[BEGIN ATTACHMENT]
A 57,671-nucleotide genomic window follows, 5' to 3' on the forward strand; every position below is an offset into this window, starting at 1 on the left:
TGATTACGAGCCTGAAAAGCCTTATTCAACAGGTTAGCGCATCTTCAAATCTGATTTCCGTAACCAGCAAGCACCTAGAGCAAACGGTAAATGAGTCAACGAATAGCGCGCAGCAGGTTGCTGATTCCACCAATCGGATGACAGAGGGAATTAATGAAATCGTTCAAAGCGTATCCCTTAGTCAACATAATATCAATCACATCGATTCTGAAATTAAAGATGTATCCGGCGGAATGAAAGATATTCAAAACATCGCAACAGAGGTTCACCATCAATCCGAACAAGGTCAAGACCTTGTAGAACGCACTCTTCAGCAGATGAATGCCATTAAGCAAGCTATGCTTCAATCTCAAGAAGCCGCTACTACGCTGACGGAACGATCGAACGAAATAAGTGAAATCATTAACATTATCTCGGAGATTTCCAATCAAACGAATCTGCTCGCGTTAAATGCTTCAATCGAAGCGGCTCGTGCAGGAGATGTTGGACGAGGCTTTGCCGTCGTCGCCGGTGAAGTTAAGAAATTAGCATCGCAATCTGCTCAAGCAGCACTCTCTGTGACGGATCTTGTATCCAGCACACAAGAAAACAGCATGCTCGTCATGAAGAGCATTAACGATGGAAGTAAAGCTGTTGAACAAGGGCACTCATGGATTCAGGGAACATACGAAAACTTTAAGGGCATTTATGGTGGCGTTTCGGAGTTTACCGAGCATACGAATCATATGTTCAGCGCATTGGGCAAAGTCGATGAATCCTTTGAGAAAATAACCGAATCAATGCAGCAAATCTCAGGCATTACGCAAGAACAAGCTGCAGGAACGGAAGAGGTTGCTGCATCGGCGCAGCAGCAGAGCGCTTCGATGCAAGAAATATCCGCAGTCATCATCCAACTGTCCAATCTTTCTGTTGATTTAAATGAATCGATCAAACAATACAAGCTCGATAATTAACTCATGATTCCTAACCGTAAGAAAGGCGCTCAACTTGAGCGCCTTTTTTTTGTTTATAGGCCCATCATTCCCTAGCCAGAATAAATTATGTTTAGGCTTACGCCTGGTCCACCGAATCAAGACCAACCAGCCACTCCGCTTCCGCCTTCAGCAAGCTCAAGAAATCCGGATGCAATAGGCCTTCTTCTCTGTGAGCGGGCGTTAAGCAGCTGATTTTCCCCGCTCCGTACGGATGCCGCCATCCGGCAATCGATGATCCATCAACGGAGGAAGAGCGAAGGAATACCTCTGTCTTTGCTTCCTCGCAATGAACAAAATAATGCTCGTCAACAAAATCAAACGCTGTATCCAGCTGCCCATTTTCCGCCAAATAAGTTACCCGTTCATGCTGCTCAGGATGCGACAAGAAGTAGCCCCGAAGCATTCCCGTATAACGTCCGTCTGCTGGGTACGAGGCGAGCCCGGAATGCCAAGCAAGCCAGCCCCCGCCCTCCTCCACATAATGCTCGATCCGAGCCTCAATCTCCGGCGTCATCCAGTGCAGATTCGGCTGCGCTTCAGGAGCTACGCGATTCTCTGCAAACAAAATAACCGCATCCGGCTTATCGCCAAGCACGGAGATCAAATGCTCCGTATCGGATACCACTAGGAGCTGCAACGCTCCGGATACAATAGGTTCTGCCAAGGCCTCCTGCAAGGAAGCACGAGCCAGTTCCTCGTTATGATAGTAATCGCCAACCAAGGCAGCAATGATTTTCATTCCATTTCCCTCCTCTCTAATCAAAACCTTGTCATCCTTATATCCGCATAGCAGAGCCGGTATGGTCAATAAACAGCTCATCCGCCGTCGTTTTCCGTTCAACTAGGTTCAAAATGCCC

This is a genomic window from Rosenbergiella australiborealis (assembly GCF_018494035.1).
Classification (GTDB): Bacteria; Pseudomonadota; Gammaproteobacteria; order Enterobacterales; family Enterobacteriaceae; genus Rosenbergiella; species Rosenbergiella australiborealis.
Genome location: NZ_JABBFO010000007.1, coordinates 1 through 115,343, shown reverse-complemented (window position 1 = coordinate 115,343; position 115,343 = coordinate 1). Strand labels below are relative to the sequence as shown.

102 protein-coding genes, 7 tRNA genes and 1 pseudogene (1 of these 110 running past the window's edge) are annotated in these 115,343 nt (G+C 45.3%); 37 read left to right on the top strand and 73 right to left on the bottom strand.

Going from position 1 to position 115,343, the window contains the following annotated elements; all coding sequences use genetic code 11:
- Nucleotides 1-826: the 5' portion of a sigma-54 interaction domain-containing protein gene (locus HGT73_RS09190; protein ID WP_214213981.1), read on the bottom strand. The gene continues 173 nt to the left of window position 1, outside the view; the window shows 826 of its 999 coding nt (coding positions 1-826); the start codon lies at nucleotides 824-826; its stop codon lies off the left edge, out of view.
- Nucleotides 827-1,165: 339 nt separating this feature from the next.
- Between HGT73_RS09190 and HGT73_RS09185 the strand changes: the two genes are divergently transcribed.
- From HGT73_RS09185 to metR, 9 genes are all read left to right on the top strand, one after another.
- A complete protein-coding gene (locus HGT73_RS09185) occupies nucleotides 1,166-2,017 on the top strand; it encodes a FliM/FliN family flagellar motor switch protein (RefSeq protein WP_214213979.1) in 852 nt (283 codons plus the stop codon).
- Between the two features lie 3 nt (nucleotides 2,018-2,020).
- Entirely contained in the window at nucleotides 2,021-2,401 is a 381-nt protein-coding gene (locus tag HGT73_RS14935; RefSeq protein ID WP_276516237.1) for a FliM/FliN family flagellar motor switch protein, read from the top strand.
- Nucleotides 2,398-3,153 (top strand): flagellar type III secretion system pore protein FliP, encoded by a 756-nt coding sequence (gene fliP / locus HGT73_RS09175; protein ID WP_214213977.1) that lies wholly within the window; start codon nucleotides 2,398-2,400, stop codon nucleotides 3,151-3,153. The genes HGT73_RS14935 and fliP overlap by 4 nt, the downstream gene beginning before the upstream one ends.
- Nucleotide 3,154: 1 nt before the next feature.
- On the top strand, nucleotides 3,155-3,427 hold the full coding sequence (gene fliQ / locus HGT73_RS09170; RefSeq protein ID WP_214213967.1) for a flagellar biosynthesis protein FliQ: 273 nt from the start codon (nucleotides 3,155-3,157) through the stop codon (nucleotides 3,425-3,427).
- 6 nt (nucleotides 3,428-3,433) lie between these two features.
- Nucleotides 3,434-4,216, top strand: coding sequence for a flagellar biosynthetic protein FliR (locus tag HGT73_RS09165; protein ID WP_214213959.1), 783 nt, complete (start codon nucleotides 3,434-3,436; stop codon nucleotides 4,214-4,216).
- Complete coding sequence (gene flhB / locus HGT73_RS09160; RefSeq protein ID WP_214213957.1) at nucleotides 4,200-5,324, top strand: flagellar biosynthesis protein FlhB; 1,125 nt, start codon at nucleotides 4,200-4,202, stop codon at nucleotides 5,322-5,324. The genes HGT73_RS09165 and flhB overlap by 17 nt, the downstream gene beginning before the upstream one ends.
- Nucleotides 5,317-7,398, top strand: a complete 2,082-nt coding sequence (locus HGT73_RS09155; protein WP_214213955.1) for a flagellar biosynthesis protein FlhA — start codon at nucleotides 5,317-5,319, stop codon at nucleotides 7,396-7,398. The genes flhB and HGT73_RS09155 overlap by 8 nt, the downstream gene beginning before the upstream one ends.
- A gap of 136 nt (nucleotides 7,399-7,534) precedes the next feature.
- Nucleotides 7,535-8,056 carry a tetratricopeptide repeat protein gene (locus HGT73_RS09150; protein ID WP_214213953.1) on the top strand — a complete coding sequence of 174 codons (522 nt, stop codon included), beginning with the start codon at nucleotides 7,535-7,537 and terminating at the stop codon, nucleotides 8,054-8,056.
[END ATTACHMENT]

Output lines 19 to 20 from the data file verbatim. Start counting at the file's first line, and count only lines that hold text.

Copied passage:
- Nucleotides 3,434-4,216, top strand: coding sequence for a flagellar biosynthetic protein FliR (locus tag HGT73_RS09165; protein ID WP_214213959.1), 783 nt, complete (start codon nucleotides 3,434-3,436; stop codon nucleotides 4,214-4,216).
- Complete coding sequence (gene flhB / locus HGT73_RS09160; RefSeq protein ID WP_214213957.1) at nucleotides 4,200-5,324, top strand: flagellar biosynthesis protein FlhB; 1,125 nt, start codon at nucleotides 4,200-4,202, stop codon at nucleotides 5,322-5,324. The genes HGT73_RS09165 and flhB overlap by 17 nt, the downstream gene beginning before the upstream one ends.